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Knight's Mechanical Encyclopedia (ed. Knight) 110 0 Browse Search
Thomas Wentworth Higginson, Atlantic Essays 42 0 Browse Search
Cambridge History of American Literature: volume 1, Colonial and Revolutionary Literature: Early National Literature: Part I (ed. Trent, William Peterfield, 1862-1939., Erskine, John, 1879-1951., Sherman, Stuart Pratt, 1881-1926., Van Doren, Carl, 1885-1950.) 24 0 Browse Search
George Ticknor, Life, letters and journals of George Ticknor (ed. George Hillard) 16 0 Browse Search
Cambridge History of American Literature: volume 2 (ed. Trent, William Peterfield, 1862-1939., Erskine, John, 1879-1951., Sherman, Stuart Pratt, 1881-1926., Van Doren, Carl, 1885-1950.) 16 0 Browse Search
James Russell Lowell, Among my books 14 0 Browse Search
The Daily Dispatch: March 9, 1861., [Electronic resource] 14 0 Browse Search
Frank Preston Stearns, Cambridge Sketches 12 0 Browse Search
Edward L. Pierce, Memoir and letters of Charles Sumner: volume 2 12 0 Browse Search
The Daily Dispatch: March 12, 1861., [Electronic resource] 12 0 Browse Search
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Browsing named entities in Knight's Mechanical Encyclopedia (ed. Knight). You can also browse the collection for Homer or search for Homer in all documents.

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, and some of them are marked with the cartouche of the king. The Sarmatians wore scale armor of pieces of horn or horse-hoofs fastened to a linen doublet. Goliath was armed with a coat of mail (1 Samuel xvii). It is frequently spoken of by Homer. Demetrius, son of Antigonus, had a coat of mail made of Cyprian adamant (perhaps steel). Cyprus was famous for its armor. The ancient Scythians had armor composed of horse's hoofs curiously strong and jointed together. Hengist the Saxon had s wood, cane, or reed. The latter actually gave names to the weapon,— arundo, calamus. The Egyptians used reed shafts; their arrows were from 22 to 34 inches in length, and are yet extant. The monuments show feathered shafts. In the time of Homer, arrows were sometimes poisoned. The poisoned arrows of the Indians of Guiana are blown through a tube. They are made of the hard wood of the Cokarito tree, are about the size of a knitting-needle nine inches long, and mounted on a yellow ree
ry, artificial. The game of ball is mentioned by Homer (Odyssey, VIII. 372), and was credited by Plato to tthe Institutes of Menu (contemporary with Elijah and Homer, and the teaching of Pythagoras, 540 B. C. Rosalind,ries, and traveled by the route of Egypt to Greece. Homer mentions the use of the bath as an old custom. Fromoak in boiling water! Athenoeus, Epit. B. I. 32 Homer, however, mentions another set, who to the poliually untrue as to both the bellows and the anchor. Homer mentions the potter's wheel, and it was used in Egypt one thousand years before Homer. On the walls of the tombs of ancient Egypt are painted, Ptah, the Creator, r, Thy shoes shall be iron and brass. 1451 B. C. Homer, in his Iliad, speaks of the brazen-booted Greeks. he Greeks, Egyptians, and Romans, being mentioned by Homer, Herodotus, and Virgil. They are also used to the ps was armed with prongs (lupatum, wolves' teeth). Homer refers to the bridle and bit. Xenophon speaks of the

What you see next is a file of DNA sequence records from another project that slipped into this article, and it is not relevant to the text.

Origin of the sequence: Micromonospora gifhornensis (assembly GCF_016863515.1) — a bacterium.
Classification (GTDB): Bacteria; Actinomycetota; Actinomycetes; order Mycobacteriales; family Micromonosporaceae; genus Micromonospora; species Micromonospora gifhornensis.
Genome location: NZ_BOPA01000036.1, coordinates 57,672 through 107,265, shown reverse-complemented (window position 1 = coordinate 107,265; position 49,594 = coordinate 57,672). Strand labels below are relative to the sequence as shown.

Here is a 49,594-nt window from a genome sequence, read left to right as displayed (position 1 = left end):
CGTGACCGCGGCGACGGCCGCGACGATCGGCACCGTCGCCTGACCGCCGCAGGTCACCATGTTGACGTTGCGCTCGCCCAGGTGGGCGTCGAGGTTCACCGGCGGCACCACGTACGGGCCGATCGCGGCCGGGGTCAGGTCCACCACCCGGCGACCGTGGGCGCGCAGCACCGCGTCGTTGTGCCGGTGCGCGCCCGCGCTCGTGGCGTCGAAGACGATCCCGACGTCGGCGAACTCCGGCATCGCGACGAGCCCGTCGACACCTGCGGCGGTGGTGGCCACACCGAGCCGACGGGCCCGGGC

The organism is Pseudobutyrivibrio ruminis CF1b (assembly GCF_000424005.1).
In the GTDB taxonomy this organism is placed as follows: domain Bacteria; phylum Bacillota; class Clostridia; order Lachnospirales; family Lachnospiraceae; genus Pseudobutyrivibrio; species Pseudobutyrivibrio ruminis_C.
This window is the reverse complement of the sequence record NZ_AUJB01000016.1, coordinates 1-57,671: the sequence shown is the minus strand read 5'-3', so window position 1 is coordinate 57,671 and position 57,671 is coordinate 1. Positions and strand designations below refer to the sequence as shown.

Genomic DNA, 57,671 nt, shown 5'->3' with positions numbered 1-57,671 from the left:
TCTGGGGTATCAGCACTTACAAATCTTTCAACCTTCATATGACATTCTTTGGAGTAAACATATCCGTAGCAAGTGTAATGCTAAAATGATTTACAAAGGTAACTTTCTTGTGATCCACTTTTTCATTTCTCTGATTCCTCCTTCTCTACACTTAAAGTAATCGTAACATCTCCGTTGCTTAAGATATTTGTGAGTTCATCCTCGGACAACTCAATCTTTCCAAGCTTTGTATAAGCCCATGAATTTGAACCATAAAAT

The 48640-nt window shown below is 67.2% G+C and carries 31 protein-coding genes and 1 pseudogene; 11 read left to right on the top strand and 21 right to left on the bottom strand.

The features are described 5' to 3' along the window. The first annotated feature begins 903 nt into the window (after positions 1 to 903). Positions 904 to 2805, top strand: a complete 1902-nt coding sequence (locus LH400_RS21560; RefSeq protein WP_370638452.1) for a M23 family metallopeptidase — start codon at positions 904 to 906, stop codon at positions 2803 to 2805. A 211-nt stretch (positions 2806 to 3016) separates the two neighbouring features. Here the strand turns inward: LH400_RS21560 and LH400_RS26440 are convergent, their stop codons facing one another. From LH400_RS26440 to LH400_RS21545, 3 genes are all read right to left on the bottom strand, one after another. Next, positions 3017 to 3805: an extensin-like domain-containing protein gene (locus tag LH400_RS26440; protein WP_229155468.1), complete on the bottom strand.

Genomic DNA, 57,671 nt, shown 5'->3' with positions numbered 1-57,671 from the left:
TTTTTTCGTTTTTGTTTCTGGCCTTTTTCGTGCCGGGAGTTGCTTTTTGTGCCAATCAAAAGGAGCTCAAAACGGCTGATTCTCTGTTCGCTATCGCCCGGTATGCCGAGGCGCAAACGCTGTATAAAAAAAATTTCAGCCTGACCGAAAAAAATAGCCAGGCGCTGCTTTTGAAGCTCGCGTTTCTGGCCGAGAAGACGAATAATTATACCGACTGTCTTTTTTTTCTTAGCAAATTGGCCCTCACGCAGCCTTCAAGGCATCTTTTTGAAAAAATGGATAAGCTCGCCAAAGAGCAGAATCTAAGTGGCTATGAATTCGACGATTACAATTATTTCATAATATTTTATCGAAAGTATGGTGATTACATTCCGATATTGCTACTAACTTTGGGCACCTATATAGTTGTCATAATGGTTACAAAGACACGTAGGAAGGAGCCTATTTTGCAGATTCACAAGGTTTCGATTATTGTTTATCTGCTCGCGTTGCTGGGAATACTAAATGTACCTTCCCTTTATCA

printing, as to the mode of its execution. Variegated linen cloths of Sidon are mentioned by Homer; and Herodotus speaks of the garments of the inhabitants of the Caucasus as variegated with figu-gilt, brazen-sounding castanets. Song to Diana, quoted by DICAeARCHUS. The Phaaeacians, in Homer, had a dance in which their figures were accompanied by the bystanders, who made a clapping noislies appear to have been made by bending a single strip around a former. The pole, according to Homer, was about 13 1/2 feet long, and the yoke was attached to it by a strap and a pin, and sometimesearnt from the Libyans to yoke four horses to a chariot (iv. 189). It is, however, mentioned by Homer (Iliad, VIII. 185; Odyssey, XIII. 81). In the Assyrian chariots a spare horse was sometimes a00 B. C., but none of gold or silver till a much later period. The brass money referred to by Homer as existing 1184 B. C. was bronze, and may have been merely pieces of known weight. Herodotus s
imes a preliminary tint was given with coccus (kermes). The dye and dyed goods are celebrated in the Hebrew and other ancient scriptures. This color seems, from its extreme beauty, permanence, and costliness, to have become regal, and the royal taste is for the same down to our day. The color of the velvet in the crown of the Queen of England is a shade of purple; the velvet coronation robes of George IV. were of that color. Pliny (A. D. 70) says that the robes of triumph in the time of Homer (900 B. C.) were colored. Purple habits were given to Gideon by the Israelites from the spoils of the kings of Midian. Achan secreted a Babylonish garment, and suffered for it. Plutarch says that when Alexander took Susa, the Greeks took from the royal treasury purple stuffs to the value of 5,000 talents (1 talent $860 × 5,000 = $4,300,000), which still retained their beauty, though they had lain there 190 years. Prussian blue was discovered by Diesbach, at Berlin, 1710; aniline, in 182